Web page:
Book Review: Russia's Cold War
Russia's Cold War: From the October Revolution to the Fall of the Wall
Yale University Press 550pp £25
ISBN 978 0 300 15997 4
The Shadow of War: Russia and the USSR, 1941 to the Present
Wiley-Blackwell 387pp £19.99
ISBN 978 1 4051 6958 5 (pbk)
The Dead Hand: Reagan, Gorbachev and the Untold Story of the Cold War Arms Race
Icon Books 588pp £20
ISBN 978 184831 230 2
The Cold War may be over but argument about why it ended continues. The debate is of major historical interest but has contemporary policy implications, too. Those who think that the American arms build-up left the Soviet Union no option but to admit political defeat are more inclined to look to military solutions for ending authoritarian rule elsewhere. And if the Cold War, as a clash of systems and of ideologies, is behind us, there remain in Russia even today enough nuclear weapons and the ingredients for germ warfare, developed in biological weapon research institutes, to devastate the supposedly victorious West. As a result of the Cold War’s ending, the main worry is much less that these would ever be used by a Russian government than that even a minute quantity of them might fall into the hands of a more reckless state or a non-state terrorist group.
Jonathan Haslam has written a scholarly history of the Cold War that is stronger on its origins and middle years than on its ending. He accepts the thrust of the dubious claim of Robert Gates that the United States played a significant role in ‘intensifying the Soviet crisis and in forcing actions and decisions in Moscow that led ultimately to the collapse’. Gates himself, a leading Soviet expert in the CIA and subsequently its director, was hopelessly wrong in his interpretations of Soviet politics during the Gorbachev era, as US Secretary of State George Shultz complained both at the time and subsequently. On the perestroika Soviet period Haslam is not always reliable on the facts. For example, he quotes a 1988 memorandum of Gorbachev’s aide Georgy Shakhnazarov, which questioned the utility of keeping Soviet forces in Eastern Europe, ‘including the GDR’ (East Germany). What Shakhnazarov wrote in the Russian source cited was, however, ‘except the GDR’, thus negating Haslam’s statement that he had at that time ‘raised the German question’.
Some of Haslam’s big generalisations are questionable. He writes: ‘The archives leave no doubt that Gorbachev was very reluctant to turn against the military until driven to it in order to forge progress in East-West relations.’ Archives rarely are so unambiguous. There is plenty of archival evidence which, taken in conjunction with the first-hand accounts of Gorbachev’s aides and senior colleagues, show that, from early on, this very different Soviet leader was intent on reducing military influence on policy and on cutting the size of the defence budget.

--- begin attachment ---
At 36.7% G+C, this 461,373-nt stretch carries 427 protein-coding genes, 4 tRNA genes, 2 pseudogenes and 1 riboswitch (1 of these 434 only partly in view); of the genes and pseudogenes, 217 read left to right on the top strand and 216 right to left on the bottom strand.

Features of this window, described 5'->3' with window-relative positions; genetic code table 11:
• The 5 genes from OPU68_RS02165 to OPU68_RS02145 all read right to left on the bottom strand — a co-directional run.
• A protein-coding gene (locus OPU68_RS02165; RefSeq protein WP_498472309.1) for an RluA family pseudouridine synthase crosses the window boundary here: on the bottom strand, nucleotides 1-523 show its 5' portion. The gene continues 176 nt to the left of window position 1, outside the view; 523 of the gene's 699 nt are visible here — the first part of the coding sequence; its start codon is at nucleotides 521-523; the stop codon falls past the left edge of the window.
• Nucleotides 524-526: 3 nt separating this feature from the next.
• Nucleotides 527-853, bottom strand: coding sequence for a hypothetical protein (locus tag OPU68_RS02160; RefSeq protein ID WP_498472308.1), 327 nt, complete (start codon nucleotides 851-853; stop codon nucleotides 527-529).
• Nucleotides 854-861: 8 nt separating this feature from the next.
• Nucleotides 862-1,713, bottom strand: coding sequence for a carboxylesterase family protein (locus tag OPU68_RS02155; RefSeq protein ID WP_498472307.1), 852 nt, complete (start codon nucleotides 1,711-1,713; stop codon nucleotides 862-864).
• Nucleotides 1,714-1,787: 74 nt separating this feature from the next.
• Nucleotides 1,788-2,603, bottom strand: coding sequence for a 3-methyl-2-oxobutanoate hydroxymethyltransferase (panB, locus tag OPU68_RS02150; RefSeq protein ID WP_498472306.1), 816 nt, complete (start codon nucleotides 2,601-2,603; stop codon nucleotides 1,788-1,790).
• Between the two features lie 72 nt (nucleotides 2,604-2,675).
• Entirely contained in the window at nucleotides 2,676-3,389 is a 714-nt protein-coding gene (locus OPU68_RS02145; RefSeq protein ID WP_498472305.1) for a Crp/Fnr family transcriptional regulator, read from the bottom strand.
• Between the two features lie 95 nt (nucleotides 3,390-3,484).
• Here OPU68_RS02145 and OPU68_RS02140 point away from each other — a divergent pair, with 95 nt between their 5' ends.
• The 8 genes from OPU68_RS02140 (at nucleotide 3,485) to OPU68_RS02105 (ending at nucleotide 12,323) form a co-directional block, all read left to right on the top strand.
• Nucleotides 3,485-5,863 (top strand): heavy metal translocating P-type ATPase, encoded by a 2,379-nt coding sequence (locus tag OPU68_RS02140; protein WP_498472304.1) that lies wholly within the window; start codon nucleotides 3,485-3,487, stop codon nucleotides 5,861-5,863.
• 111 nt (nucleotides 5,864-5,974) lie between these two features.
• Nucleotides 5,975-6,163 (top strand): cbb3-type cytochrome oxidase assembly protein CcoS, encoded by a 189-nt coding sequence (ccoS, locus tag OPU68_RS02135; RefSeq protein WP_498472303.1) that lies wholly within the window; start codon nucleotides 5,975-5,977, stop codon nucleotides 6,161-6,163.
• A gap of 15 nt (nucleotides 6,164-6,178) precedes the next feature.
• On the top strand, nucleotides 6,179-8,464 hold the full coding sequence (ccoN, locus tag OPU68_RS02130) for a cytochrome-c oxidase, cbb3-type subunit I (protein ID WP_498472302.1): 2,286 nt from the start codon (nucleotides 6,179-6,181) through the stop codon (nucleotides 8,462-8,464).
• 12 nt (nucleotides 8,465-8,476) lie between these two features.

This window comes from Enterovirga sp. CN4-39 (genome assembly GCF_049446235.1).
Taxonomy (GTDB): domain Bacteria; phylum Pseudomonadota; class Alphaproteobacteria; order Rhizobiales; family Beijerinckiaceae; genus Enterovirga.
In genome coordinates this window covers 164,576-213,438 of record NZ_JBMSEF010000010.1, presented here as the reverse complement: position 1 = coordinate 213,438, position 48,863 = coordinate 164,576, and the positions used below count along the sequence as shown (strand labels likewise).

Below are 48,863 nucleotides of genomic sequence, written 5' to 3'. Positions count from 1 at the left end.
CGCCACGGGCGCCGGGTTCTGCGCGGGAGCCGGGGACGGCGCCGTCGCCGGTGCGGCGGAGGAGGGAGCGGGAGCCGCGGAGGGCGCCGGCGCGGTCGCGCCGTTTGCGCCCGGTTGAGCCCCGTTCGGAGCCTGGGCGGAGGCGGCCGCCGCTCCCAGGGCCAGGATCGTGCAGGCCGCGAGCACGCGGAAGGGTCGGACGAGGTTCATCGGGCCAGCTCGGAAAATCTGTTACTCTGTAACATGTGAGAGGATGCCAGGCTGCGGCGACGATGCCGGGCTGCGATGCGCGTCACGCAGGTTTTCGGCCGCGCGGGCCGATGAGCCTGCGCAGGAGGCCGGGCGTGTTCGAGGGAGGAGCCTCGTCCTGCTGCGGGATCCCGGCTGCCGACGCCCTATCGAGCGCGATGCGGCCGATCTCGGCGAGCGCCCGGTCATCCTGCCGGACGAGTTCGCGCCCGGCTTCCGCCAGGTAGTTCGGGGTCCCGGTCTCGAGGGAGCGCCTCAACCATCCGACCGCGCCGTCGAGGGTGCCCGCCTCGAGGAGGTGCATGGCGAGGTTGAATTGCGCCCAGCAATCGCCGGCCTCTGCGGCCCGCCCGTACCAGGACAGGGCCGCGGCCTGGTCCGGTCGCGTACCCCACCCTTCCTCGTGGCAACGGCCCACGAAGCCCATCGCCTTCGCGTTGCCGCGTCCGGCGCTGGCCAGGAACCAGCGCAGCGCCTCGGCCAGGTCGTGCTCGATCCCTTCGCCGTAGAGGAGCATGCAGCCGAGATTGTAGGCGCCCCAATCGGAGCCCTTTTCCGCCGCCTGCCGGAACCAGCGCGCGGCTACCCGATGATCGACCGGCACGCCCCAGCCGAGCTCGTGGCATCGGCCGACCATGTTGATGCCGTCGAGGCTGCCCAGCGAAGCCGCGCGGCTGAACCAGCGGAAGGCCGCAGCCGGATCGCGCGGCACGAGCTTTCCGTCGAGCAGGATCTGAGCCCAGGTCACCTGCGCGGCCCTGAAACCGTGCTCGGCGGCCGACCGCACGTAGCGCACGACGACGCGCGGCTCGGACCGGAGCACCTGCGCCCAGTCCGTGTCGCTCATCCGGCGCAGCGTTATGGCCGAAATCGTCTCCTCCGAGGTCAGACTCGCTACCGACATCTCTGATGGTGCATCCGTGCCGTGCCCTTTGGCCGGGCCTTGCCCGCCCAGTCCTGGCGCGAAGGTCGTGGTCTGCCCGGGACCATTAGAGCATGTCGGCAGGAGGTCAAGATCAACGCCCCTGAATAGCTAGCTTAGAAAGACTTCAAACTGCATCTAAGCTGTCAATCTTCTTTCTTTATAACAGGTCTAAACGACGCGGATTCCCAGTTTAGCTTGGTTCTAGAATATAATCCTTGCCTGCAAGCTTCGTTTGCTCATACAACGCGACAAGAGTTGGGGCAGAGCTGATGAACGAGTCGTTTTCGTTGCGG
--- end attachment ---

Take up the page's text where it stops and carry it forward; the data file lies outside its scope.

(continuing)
No less dubious is Haslam’s reference in his conclusions to Margaret Thatcher’s ‘endless berating of Gorbachev’. Mrs Thatcher and Gorbachev certainly disagreed radically on nuclear weapons. Gorbachev, like Ronald Reagan, aspired to abolish them completely. Mrs Thatcher maintained that they had kept the peace. However, on Gorbachev’s domestic reforms, in particular, and on many aspects of his foreign policy, she was enormously supportive. Her foreign policy adviser, Sir Percy Cradock, complained that, especially after her visit to the Soviet Union in March 1987, he found it hard ‘to talk about Gorbachev with her entirely objectively’, for her ‘formidable powers of self-identification and advocacy were enlisted on his behalf’. In his pursuit of internal reform Gorbachev was becoming for Margaret Thatcher, said Cradock, ‘something of an icon’.
Stephen Lovell’s The Shadow of War is a work of a different kind: a textbook which should appeal also to a general readership. It is both a social and political history and provides an excellent synthesis of the Russian experience from the Second World War to the present. On the ending of the Cold War Lovell aptly concludes that, while in the early 1980s the Reagan administration ‘increased the economic pressure on the USSR’, a different Soviet leadership could ‘have defied sanctions and, through a combination of coercion and austerity measures, kept the Cold War in the deep freeze for longer’.
The most alarming of the books under review is David Hoffman’s Pulitzer Prize-winning Dead Hand. Hoffman tells the story of the end of the Cold War persuasively and duly notes the large cutbacks of weaponry that Gorbachev gladly embraced. He notes, however, that the Soviet military-industrial complex kept more facilities for the manufacture of biological weapons than either Gorbachev or, later, Boris Yeltsin fully realised and that to this day these pose an immense potential hazard. As recently as 2005 the retired general who supervised preparations for germ warfare repeated the cover story that the anthrax which killed many people in Sverdlovsk in 1979 came from contaminated meat. In fact it resulted from an accident at a military research facility cultivating anthrax for use as a biological weapon. Hoffman raises the stark question of what would happen should such arsenals fall into the hands of terrorists willing to die while taking millions of others with them. Any complacency about the end of the Cold War should be dispelled by his grim conclusion that ‘the tools of mass casualty are more diffuse and more uncertain than ever before’.
Archie Brown is Emeritus Professor of Politics at Oxford University and the author of The Rise and Fall of Communism (Vintage paperback, 2010).
- Middle East
- North America
- South America
- Central America
- Early Modern
- 20th Century
- 21st Century
- Economic History
- Environmental History
- Historical Memory
- Science & Technology